The Effects of Psychology on Athletic Performance
Many psychological influences on athletic performance are subconscious.
Posted January 12, 2015 | Reviewed by Abigail Fagan
Negative external or internal psychological factors can lead to mental blocks, causing breaks in focus and preparation, poor performance and, at times, injuries to the athlete. They can produce physical disruptions such as muscle tightening, shaking, and increased perspiration.
If not dealt with, these factors may not only affect the athlete but the team as a whole. To combat these powerful effects, coaches and athletes can focus their efforts on tactics such as goal setting, routines, visualization, and confidence.
Goal Setting in Athletics
Goal setting can be a successful tactic to improve athletic psychology. These goals, however, must be realistic. Goals should be designed in small increments that are genuinely achievable in the short term. I have seen swimmers who have struggled to meet larger goals, such as reaching a certain stage of competition or improvements in their swimming times.
Not reaching these exaggerated goals can lead to a loss of confidence and weak self-efficacy. Time goals set by athletes, such as swimmers and runners, should be minimal. For basketball players, minor increases in points per quarter are a more attainable goal than all-around statistical increases or wins.
It is incredibly important not only to make attainable goals but also to break them down into small components to understand how a goal is going to be achieved. Once these small goals are established, the next stage of goal-setting in athletics should be accomplished: completion. An athlete should write down and physically check off each and every goal.
This exercise is beneficial for the psychology and confidence of the athlete. Checking off accomplished goals is tangible and visual, and it paints a clear picture of achievements. It also helps the athlete with visualization, a sense of self-worth and strong self-efficacy. When athletes can see their goals being achieved, they are empowered and confident.
Visualization and Athletic Performance
Athletes who can visualize themselves having success will be successful. Individuals must battle the inner voice that is telling them they cannot complete their goals. To silence this negative voice, athletes can visualize success and practice self-talk. Positive self-talk goes hand in hand with visualization with the athlete both hearing and seeing success.
The more athletes imagine practicing a task, the easier it is for them to accomplish the task in a physical environment. They can rely on their visualized cues to help guide them through the act. Ice skaters, for example, visualize the different elements of their performance. Mentally, away from the ice, they feel the air, they hear the music and they complete their jumps. Visualization is more important to individual sports such as ice skating and gymnastics than for team sports.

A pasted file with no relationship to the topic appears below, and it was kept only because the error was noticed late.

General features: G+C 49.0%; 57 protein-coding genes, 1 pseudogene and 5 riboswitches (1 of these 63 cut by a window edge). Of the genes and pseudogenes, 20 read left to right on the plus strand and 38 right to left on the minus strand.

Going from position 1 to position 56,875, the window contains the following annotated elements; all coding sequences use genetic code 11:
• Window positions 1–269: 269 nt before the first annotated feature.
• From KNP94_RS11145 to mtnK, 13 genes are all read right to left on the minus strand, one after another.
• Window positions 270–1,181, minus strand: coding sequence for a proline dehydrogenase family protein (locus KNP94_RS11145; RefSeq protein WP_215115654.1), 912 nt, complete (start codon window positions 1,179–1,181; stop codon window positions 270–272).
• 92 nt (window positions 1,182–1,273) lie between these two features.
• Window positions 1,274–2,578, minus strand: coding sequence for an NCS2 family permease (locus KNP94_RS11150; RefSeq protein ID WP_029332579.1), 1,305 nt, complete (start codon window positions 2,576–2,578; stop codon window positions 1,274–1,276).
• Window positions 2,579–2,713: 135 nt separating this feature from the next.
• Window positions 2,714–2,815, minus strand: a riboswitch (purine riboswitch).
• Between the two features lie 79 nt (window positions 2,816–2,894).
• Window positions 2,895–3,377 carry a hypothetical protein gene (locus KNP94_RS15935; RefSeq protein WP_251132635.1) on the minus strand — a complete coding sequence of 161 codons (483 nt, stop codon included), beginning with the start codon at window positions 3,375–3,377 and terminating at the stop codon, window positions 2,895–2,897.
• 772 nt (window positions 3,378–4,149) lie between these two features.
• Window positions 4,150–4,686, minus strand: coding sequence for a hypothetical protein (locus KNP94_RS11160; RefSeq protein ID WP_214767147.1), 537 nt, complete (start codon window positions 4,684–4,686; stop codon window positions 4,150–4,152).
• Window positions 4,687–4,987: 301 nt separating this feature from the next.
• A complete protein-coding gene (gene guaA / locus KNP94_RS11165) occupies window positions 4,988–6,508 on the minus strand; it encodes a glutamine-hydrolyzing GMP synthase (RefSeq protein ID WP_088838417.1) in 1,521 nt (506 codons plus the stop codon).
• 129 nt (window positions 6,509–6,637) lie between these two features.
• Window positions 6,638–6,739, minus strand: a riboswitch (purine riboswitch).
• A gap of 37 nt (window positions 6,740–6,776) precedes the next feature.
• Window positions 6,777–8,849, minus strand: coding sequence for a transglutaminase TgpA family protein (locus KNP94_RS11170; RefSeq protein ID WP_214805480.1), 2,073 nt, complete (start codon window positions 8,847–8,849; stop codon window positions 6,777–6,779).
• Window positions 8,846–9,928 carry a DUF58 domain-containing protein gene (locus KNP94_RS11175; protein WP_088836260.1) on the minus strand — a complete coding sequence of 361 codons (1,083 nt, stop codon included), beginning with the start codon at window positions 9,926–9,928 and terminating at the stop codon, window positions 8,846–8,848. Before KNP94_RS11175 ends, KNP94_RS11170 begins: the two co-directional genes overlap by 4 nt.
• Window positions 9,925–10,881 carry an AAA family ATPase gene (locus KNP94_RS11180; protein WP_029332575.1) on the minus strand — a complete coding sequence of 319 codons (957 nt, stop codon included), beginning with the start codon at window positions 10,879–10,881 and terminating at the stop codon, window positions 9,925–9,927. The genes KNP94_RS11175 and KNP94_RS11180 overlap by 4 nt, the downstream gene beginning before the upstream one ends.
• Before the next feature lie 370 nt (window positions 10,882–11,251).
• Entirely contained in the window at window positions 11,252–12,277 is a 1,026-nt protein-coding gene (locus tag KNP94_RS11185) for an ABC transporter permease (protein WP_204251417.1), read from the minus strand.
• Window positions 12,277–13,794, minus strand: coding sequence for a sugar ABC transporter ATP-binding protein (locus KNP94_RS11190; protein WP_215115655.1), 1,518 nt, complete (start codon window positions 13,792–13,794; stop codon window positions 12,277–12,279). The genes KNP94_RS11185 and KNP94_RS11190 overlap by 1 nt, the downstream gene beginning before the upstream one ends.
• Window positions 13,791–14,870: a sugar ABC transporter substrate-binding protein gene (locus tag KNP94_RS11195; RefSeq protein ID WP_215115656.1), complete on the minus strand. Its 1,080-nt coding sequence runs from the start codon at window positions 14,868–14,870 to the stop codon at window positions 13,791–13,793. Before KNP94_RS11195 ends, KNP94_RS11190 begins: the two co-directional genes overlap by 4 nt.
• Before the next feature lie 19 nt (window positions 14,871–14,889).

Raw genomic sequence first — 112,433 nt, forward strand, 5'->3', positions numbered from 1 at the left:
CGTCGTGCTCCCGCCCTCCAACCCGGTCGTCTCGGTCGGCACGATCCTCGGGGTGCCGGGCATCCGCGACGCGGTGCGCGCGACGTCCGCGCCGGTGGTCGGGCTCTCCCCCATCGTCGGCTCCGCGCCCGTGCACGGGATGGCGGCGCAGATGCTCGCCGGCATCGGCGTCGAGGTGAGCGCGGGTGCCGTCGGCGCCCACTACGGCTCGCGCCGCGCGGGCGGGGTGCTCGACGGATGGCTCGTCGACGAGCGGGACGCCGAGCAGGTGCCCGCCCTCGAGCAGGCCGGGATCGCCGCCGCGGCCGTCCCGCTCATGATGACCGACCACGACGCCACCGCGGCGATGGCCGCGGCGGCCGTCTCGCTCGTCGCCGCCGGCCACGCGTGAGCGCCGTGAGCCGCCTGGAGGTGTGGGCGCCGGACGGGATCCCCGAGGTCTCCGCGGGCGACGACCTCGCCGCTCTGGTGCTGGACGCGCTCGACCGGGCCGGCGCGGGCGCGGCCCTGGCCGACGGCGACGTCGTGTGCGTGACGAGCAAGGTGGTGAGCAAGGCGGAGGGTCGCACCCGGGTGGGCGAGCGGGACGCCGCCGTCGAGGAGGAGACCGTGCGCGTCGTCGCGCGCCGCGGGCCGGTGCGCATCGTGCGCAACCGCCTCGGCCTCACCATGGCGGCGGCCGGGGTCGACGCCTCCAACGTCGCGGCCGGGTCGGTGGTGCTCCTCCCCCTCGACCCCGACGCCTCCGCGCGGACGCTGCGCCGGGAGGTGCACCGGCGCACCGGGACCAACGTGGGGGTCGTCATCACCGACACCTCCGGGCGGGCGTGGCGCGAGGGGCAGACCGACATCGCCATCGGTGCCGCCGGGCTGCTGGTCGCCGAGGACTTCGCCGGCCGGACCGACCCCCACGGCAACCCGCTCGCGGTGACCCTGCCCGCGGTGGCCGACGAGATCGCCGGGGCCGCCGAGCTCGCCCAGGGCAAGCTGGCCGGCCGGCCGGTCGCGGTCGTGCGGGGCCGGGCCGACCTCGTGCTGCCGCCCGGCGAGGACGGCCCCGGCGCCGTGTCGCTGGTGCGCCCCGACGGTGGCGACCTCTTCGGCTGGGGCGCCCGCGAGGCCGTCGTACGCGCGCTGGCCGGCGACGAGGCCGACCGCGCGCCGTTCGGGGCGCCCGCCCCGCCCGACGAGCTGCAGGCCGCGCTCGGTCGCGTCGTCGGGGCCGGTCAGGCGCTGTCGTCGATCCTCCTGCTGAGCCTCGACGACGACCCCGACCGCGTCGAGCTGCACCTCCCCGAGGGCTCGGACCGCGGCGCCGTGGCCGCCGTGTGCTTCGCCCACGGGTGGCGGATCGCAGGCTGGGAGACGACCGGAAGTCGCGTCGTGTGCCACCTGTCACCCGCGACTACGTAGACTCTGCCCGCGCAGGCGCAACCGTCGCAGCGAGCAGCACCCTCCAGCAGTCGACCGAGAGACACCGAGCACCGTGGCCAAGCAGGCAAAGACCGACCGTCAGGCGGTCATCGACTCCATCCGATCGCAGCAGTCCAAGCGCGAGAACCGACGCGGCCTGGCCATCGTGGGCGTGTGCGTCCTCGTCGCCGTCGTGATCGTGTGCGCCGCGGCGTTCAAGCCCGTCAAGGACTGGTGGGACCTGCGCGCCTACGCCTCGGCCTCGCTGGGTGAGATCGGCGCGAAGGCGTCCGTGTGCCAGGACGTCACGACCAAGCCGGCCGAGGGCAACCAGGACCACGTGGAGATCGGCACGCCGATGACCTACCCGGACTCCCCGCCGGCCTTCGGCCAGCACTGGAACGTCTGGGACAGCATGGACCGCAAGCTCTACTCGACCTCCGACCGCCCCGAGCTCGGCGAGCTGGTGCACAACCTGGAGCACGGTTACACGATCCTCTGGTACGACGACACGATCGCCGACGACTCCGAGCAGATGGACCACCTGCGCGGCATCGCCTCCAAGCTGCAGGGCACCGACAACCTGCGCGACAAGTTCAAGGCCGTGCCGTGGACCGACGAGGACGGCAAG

Practicing visualization is a form of meditation. It is critical for the athlete to be in a state of relaxation. This is harder for some athletes, whose minds are constantly running. It may help the individual to listen to soothing music and cover his or her eyes. At first, the athlete may need a form of guided meditation, but it does not take long for successful visualization to happen alone.
Athlete Routine and Performance
While some athletes are not affected by routine, others can be superstitious and obsessively follow patterns before, during, and after practice and competition. A popular routine that jumps to mind is listening to music. Some athletes prefer soothing music and others prefer louder, fast paced tunes. Relying on music for a routine can backfire when an athlete forgets their music or has technical difficulties with it. Once out of a routine, athletes may believe they aren’t prepared and cannot focus.
Visualization is often a part of a routine. For example, on the way to the mat, some wrestlers may become nervous. To combat this anxiety, the wrestler may visualize a special place as a distraction. Whether it is a trip to an amusement park or relaxing on the beach, they work to take themselves out of their current situation to keep their mind off of stepping on the mat and the anxiety of performance. While this works for some athletes, others do not want to be distracted. They may thrive under pressure and want to stay in the moment as best they can.
From goal setting to visualization, the effects of psychology on athletic performance are evident.